an independent predictor of mortality in patients with gram-negative
could not evaluate fluctuations in RDW and variations in RDW bacteremia. Shock. 2012;38(2):123–127.
with time. Furthermore, blood samples for assessing RDW 13. Hunziker S, Celi LA, Lee J, Howell MD. Red cell distribution width
were collected in one medical center, and blood samples col- improves the simplified acute physiology score for risk prediction in
unselected critically ill patients. Crit Care. 2012;16(3):R89.
lected from different populations may provide different RDW 14. Montagnana M, Cervellin G, Meschi T, Lippi G. The role of red blood
results. The data may have been confounded by the absence of cell distribution width in cardiovascular and thrombotic disorders. Clin
Chem Lab Med. 2011;50(4):635–641.
testing for levels of iron, vitamin B12, and folic acid. 15. Ramírez-Moreno JM, Gonzalez-Gomez M, Ollero-Ortiz A,
In summary, the present study showed that RDW, a Roa-Montero AM, Gómez-Baquero MJ, Constantino-Silva AB. Rela-
widely used and inexpensive test, potentially is an important tion between red blood cell distribution width and ischemic stroke:
a case-control study. Int J Stroke. 2013;8(6):E36.
parameter for the diagnosis of stroke and may predict prog- 16. Jensen MB, Chacon MR, Sattin JA, Levine RL, Vemuganti R. Potential
nosis. We used GCS, CNS, and NIHSS to determine stroke biomarkers for the diagnosis of stroke. Expert Rev Cardiovasc Ther.
severity and observed that increased stroke severity was 17. Muchada M, Rubiera M, Rodriguez-Luna D, et al. Baseline National
associated with higher RDW. Therefore, RDW is a strong Institutes of Health Stroke Scale-adjusted time window for intravenous
predictor for stroke severity. More studies are required to tissue-type plasminogen activator in acute ischemic stroke. Stroke. 2014;
evaluate the association between ischemic stroke and hema- 18. Dinsmore J. Traumatic brain injury: an evidence-based review of
tologic parameters, assess the pathophysiology, and confirm management. Continuing Education in Anaesthesia, Critical Care and
Pain. 2013;13(6):189–195.
the validity of the present results. 19. Saposnik G, Fang J, O’Donnell M, et al. Escalating levels of
access to in-hospital care and stroke mortality. Stroke. 2008;39(9):
Disclosure 2522–2530.
20. World Health Organization. Indicators and Strategies for Iron Defi-
The authors declare no potential conflicts of interest with ciency and Anemia Programmes. Report of the WHO/UNICEF/UNU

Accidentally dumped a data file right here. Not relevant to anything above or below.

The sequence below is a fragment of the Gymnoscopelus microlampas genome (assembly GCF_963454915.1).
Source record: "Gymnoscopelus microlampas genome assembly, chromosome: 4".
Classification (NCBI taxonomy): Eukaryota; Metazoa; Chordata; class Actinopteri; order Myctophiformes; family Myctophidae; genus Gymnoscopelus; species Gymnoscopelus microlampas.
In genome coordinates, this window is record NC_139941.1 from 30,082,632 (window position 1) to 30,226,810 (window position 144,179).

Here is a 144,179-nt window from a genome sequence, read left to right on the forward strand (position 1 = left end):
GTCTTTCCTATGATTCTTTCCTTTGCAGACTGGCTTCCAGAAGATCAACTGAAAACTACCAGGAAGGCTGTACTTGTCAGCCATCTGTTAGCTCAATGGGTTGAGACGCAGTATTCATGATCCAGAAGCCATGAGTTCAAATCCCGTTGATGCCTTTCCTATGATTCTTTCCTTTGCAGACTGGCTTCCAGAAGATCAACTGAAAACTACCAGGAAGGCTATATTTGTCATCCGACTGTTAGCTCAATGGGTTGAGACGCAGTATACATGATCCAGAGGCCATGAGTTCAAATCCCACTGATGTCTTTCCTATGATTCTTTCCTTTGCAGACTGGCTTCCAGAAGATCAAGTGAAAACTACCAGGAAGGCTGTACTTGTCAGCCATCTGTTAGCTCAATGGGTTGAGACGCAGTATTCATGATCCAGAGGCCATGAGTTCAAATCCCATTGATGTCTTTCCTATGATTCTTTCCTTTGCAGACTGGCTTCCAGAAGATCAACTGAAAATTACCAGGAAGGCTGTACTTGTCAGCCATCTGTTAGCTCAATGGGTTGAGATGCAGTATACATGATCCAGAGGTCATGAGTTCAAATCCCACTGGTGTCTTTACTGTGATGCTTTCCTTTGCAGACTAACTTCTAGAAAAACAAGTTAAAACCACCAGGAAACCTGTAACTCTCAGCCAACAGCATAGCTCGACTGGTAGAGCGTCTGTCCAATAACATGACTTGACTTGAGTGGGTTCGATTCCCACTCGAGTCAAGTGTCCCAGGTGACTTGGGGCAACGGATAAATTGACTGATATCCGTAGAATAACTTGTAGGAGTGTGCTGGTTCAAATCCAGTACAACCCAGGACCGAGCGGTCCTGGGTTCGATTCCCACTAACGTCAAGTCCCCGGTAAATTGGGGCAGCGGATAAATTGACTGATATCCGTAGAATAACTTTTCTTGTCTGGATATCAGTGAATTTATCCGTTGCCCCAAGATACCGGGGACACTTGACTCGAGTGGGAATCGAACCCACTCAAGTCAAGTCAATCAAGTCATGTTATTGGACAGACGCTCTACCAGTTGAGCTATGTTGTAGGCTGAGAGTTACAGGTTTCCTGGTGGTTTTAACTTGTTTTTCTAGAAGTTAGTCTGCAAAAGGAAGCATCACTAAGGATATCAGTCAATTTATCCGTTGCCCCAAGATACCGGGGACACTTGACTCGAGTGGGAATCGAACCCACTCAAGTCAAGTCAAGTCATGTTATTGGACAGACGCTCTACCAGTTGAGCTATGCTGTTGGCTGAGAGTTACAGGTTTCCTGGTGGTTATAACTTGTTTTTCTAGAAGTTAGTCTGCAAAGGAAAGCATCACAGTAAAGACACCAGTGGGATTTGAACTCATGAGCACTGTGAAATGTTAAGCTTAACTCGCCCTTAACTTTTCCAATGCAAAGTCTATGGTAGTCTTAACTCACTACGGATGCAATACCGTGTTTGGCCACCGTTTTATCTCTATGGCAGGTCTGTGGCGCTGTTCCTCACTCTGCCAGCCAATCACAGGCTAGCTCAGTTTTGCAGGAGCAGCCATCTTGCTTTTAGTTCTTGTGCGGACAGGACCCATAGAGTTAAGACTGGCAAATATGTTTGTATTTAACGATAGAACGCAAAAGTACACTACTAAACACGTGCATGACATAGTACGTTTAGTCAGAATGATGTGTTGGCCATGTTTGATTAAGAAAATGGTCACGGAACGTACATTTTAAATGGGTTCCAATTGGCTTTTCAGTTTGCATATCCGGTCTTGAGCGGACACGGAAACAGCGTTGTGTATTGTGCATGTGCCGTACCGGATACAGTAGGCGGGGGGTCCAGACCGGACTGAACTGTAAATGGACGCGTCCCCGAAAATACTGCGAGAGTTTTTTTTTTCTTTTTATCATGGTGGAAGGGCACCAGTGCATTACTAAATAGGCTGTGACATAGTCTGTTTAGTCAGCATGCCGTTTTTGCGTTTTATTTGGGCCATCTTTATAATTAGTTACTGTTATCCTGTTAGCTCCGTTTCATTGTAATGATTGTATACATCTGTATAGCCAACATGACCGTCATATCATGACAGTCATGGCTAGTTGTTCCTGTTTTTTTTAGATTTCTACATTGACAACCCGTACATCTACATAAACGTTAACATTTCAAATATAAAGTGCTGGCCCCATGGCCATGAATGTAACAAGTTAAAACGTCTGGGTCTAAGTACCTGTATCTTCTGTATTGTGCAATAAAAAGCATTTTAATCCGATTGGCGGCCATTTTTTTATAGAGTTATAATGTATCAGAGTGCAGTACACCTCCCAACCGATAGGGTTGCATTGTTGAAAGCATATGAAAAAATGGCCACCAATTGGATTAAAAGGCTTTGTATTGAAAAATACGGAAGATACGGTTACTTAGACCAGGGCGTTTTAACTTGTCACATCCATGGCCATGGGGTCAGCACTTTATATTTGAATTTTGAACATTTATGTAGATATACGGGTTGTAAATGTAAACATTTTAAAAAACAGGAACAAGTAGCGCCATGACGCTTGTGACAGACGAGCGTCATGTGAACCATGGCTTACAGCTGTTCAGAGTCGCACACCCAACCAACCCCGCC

respect to the research, authorship, and/or publication of Consultation. December 6–10; 1994; Geneva, Switzerland.
21. Kho AN, Hui S, Kesterson JG, McDonald CJ. Which observations
this article. This research received no specific grant from
from the complete blood cell count predict mortality for hospitalized
any funding agency in the public, commercial, or not-for- patients? J Hosp Med. 2007;2(1):5–12.
profit sectors. 22. Rost NS, Wolf PA, Kase CS, et al. Plasma concentration of C-reactive
protein and risk of ischemic stroke and transient ischemic attack: the
Framingham study. Stroke. 2001;32(11):2575–2579.
References 23. Lippi G, Targher G, Montagnana M, Salvagno GL, Zoppini G, Guidi GC.
1. Şenol K, Saylam B, Kocaay F, Tez M. Red cell distribution width as Relation between red blood cell distribution width and inflammatory
a predictor of mortality in acute pancreatitis. Am J Emerg Med. 2013; biomarkers in a large cohort of unselected outpatients. Arch Pathol Lab
31(4):687–689. Med. 2009;133(4):628–632.
2. Sadaka F, O’Brien J, Prakash S. Red cell distribution width and outcome in 24. Ghaffari S. Oxidative stress in the regulation of normal and neoplastic
patients with septic shock. J Intensive Care Med. 2013;28(5):307–313. hematopoiesis. Antioxid Redox Signal. 2008;10(11):1923–1940.
3. Tonelli M, Sacks F, Arnold M, et al. Relation between red blood cell 25. Song CS, Park DI, Yoon MY, et al. Association between red cell distri-
distribution width and cardiovascular event rate in people with coronary bution width and disease activity in patients with inflammatory bowel
disease. Circulation. 2008;117(2):163–168. disease. Dig Dis Sci. 2012;57(4):1033–1038.